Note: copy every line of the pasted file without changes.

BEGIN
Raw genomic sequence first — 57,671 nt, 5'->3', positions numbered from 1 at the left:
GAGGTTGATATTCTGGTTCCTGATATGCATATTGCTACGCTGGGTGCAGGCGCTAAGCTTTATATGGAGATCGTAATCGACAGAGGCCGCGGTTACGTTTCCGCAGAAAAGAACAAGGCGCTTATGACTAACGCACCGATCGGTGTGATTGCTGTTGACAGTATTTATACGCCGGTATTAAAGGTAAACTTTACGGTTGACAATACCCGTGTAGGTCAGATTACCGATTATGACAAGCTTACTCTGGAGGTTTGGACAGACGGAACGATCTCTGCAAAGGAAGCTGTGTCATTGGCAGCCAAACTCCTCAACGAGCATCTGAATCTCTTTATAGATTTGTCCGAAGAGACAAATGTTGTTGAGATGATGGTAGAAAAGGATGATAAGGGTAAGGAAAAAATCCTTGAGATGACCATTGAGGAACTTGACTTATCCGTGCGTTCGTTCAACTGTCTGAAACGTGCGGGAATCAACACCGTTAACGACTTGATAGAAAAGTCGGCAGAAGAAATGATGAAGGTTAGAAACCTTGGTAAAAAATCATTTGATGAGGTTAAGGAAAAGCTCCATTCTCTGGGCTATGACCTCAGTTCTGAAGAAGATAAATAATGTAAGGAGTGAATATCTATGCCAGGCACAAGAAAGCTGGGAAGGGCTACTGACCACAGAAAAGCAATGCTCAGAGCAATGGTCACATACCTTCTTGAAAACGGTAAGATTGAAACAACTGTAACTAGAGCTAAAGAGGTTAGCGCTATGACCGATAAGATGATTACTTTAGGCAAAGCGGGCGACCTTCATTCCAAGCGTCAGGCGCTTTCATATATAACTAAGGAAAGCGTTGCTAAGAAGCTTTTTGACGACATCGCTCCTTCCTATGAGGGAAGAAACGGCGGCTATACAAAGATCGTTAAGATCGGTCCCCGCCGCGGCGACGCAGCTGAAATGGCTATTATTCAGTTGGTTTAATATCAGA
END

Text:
Raw genomic sequence first — 57,671 nt, 5'->3', positions numbered from 1 at the left:
GAGGTTGATATTCTGGTTCCTGATATGCATATTGCTACGCTGGGTGCAGGCGCTAAGCTTTATATGGAGATCGTAATCGACAGAGGCCGCGGTTACGTTTCCGCAGAAAAGAACAAGGCGCTTATGACTAACGCACCGATCGGTGTGATTGCTGTTGACAGTATTTATACGCCGGTATTAAAGGTAAACTTTACGGTTGACAATACCCGTGTAGGTCAGATTACCGATTATGACAAGCTTACTCTGGAGGTTTGGACAGACGGAACGATCTCTGCAAAGGAAGCTGTGTCATTGGCAGCCAAACTCCTCAACGAGCATCTGAATCTCTTTATAGATTTGTCCGAAGAGACAAATGTTGTTGAGATGATGGTAGAAAAGGATGATAAGGGTAAGGAAAAAATCCTTGAGATGACCATTGAGGAACTTGACTTATCCGTGCGTTCGTTCAACTGTCTGAAACGTGCGGGAATCAACACCGTTAACGACTTGATAGAAAAGTCGGCAGAAGAAATGATGAAGGTTAGAAACCTTGGTAAAAAATCATTTGATGAGGTTAAGGAAAAGCTCCATTCTCTGGGCTATGACCTCAGTTCTGAAGAAGATAAATAATGTAAGGAGTGAATATCTATGCCAGGCACAAGAAAGCTGGGAAGGGCTACTGACCACAGAAAAGCAATGCTCAGAGCAATGGTCACATACCTTCTTGAAAACGGTAAGATTGAAACAACTGTAACTAGAGCTAAAGAGGTTAGCGCTATGACCGATAAGATGATTACTTTAGGCAAAGCGGGCGACCTTCATTCCAAGCGTCAGGCGCTTTCATATATAACTAAGGAAAGCGTTGCTAAGAAGCTTTTTGACGACATCGCTCCTTCCTATGAGGGAAGAAACGGCGGCTATACAAAGATCGTTAAGATCGGTCCCCGCCGCGGCGACGCAGCTGAAATGGCTATTATTCAGTTGGTTTAATATCAGA